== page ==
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Slow Journalism


Last month I packed a bag and bought a one-way ticket to Laos. I’ve lived abroad before and had various types of jobs but my biggest source of income has always been teaching English; this time may be different. A new plan is forming.

My only trip abroad in 2015 was to a familiar place; Ecuador. I went for two weeks to visit friends. All those jobs abroad that have helped pay for those trips have never involved freelance journalism but I thought I’d try to sell some stories while there. It was extremely successful in that regard; I sold three stories that paid more than double all my expenses, plus got a byline in The Guardian and was invited (and sometimes paid) to talk about the articles on national radio shows. Ecuador was exceptional because it is the nation I’m most intimate with. It would be harder to do anywhere else…but perhaps still possible.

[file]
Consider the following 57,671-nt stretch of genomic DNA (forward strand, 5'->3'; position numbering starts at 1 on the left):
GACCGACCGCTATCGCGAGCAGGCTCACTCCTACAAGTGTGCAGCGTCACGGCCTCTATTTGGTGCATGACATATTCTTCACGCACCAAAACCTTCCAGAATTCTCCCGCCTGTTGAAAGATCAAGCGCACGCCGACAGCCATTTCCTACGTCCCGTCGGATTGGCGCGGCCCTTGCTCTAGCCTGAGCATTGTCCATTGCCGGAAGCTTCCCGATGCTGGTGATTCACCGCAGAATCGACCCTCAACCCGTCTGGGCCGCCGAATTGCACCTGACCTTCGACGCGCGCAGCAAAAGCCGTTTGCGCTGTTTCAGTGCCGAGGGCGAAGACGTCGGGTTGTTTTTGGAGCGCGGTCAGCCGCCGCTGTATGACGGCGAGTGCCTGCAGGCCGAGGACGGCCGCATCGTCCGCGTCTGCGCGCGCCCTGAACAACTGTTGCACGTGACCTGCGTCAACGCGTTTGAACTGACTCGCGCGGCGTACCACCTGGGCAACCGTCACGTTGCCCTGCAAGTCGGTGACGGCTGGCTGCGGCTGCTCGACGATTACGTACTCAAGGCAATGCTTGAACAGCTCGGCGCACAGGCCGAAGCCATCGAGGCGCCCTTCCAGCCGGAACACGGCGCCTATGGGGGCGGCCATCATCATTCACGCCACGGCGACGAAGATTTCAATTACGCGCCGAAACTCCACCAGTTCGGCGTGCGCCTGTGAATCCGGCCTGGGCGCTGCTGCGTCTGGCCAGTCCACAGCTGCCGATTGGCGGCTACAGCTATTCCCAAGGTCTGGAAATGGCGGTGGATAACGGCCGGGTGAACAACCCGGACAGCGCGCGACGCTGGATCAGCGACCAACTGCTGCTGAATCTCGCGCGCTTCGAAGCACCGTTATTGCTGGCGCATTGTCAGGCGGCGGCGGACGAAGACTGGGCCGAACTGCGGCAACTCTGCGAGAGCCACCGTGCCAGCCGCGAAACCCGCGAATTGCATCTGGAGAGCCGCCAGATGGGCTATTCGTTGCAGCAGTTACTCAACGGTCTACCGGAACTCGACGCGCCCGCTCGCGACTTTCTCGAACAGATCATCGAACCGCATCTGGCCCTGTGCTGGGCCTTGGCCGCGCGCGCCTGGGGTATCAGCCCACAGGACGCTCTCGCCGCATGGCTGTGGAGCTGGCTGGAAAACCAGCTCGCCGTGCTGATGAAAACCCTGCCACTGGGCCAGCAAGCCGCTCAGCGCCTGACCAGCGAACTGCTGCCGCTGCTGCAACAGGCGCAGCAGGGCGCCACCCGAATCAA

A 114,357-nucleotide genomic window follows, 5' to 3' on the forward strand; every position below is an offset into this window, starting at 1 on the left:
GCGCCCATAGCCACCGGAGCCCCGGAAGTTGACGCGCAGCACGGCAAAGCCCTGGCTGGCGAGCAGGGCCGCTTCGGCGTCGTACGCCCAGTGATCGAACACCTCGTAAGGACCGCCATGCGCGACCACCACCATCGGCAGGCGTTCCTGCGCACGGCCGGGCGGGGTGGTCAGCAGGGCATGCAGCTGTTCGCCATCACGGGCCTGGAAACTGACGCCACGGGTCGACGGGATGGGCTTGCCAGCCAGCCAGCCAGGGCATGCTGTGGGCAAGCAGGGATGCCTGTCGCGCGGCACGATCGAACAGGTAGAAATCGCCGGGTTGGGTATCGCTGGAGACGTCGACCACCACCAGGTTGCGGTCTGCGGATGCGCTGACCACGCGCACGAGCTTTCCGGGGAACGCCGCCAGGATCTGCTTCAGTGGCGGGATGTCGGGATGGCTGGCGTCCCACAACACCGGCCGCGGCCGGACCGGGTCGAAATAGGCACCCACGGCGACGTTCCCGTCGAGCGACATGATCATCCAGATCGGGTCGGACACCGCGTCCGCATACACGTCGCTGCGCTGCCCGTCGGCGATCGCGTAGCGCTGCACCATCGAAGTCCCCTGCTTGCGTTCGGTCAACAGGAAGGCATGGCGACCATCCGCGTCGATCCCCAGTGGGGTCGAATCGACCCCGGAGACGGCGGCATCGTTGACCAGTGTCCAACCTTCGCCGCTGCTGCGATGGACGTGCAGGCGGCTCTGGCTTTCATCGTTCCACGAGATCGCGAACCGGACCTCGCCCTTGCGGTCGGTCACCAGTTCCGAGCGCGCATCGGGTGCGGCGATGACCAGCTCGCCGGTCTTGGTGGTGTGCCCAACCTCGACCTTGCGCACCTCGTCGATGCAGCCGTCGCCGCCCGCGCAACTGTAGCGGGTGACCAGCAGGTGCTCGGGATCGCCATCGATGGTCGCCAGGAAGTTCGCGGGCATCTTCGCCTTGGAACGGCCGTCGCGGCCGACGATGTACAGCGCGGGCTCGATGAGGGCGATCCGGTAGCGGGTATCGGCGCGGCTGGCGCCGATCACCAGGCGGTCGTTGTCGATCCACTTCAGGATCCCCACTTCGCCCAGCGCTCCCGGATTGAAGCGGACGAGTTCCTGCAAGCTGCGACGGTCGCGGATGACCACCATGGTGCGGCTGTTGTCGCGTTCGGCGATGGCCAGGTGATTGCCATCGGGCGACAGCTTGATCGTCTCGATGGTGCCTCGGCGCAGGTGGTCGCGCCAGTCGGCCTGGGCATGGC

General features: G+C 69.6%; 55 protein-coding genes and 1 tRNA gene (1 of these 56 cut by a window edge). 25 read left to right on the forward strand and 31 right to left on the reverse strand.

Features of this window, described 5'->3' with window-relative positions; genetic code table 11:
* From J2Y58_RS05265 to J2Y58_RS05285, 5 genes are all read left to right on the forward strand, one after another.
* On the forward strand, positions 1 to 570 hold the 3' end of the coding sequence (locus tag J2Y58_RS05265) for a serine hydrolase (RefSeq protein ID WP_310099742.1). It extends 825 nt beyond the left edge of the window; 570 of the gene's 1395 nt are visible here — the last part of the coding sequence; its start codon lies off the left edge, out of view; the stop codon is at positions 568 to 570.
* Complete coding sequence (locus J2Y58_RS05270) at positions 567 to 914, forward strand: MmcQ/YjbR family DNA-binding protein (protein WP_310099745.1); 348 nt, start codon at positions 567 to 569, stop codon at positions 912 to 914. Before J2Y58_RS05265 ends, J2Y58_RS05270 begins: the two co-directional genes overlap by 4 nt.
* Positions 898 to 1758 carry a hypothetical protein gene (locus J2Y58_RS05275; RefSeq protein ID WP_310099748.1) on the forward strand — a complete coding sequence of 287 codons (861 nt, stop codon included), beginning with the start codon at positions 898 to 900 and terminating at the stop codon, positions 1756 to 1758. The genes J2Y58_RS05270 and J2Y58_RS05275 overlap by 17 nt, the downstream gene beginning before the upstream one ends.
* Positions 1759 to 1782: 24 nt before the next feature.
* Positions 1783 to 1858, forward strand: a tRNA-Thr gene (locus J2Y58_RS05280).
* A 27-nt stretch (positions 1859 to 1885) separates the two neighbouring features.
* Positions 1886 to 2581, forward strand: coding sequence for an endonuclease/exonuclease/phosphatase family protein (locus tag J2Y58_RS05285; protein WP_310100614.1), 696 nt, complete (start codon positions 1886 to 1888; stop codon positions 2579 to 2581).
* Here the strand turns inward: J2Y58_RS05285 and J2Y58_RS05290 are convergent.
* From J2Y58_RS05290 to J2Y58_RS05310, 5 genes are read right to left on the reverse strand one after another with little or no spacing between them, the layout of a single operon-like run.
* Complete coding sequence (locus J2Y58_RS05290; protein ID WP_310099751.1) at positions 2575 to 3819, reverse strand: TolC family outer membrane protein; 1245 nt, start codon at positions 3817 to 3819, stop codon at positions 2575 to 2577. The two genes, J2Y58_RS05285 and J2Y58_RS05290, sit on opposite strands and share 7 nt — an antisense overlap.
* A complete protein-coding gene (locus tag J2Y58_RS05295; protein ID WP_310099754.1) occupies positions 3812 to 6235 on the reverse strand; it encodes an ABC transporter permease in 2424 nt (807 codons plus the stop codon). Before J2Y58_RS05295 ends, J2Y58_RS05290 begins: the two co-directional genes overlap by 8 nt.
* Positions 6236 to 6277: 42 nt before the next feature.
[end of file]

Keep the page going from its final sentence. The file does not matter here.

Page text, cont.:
I am ever curious about the world and see travel as a sort of classroom. Since I’ve landed in Laos there is one particular thing that I’ve become especially interested in. It’s the reason I’ve spent twenty-two hours of buses over winding mountain roads and settled in Phonsavan, a small town near the Vietnam border. I want to be close to this story and realize that any understanding beyond the superficial will take time. I will learn about it for my own purposes and desires, but maybe, just maybe, I can share it.

It’s a fantasy to travel to new places, identify what I think is important and interesting, then live alongside it long enough to understand and be able to write it down in an engaging way then sell those words and have the whole thing fund itself. It’s a fantasy, and perhaps beyond my capabilities, but I think I’d like to try.


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